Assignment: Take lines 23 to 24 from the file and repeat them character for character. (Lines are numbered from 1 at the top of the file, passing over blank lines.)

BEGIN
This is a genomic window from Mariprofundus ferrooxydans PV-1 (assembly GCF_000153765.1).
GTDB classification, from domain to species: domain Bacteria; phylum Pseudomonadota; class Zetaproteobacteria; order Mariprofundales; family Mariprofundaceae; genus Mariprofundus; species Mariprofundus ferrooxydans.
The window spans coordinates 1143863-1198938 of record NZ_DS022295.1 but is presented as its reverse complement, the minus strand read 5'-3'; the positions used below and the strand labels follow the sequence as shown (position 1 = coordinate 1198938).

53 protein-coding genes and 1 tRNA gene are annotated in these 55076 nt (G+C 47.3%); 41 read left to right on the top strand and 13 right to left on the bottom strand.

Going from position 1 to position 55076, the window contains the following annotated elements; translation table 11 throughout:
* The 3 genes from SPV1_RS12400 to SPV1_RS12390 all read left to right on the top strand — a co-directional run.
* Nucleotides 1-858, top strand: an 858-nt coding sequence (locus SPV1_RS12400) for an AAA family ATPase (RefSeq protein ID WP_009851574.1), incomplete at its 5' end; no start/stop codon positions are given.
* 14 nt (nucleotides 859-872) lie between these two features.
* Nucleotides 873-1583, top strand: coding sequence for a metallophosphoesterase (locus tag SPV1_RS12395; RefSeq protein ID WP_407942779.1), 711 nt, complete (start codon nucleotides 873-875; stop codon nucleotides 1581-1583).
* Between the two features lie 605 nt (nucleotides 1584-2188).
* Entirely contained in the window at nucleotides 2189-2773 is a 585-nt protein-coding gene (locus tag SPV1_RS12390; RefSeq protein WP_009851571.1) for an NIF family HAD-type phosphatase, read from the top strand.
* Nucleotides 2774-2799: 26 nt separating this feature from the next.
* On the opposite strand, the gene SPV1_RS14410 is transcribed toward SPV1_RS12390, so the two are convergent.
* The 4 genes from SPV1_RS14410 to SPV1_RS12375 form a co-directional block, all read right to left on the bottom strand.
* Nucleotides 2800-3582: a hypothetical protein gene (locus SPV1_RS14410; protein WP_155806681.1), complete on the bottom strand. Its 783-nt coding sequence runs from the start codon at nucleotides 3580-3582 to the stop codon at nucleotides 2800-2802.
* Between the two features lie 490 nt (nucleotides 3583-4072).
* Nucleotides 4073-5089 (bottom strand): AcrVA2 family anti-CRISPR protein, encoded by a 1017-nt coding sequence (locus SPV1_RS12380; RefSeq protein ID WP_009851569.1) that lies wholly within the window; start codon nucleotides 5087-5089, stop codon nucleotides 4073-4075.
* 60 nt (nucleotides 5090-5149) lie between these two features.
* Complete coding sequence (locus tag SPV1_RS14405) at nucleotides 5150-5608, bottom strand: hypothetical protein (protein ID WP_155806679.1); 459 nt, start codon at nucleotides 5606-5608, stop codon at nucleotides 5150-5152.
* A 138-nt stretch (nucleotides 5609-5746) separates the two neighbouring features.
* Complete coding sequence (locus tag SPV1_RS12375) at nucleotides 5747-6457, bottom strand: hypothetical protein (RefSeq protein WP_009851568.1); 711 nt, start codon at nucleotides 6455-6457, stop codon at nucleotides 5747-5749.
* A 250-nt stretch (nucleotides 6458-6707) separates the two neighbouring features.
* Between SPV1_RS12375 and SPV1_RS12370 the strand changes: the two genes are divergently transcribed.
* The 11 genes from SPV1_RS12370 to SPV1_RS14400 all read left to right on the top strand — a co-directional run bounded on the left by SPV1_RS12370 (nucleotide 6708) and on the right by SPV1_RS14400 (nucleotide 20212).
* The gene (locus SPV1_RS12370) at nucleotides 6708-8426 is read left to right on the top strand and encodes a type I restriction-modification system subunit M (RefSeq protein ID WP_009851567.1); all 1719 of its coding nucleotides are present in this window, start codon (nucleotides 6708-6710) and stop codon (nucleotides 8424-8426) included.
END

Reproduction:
* Between SPV1_RS12375 and SPV1_RS12370 the strand changes: the two genes are divergently transcribed.
* The 11 genes from SPV1_RS12370 to SPV1_RS14400 all read left to right on the top strand — a co-directional run bounded on the left by SPV1_RS12370 (nucleotide 6708) and on the right by SPV1_RS14400 (nucleotide 20212).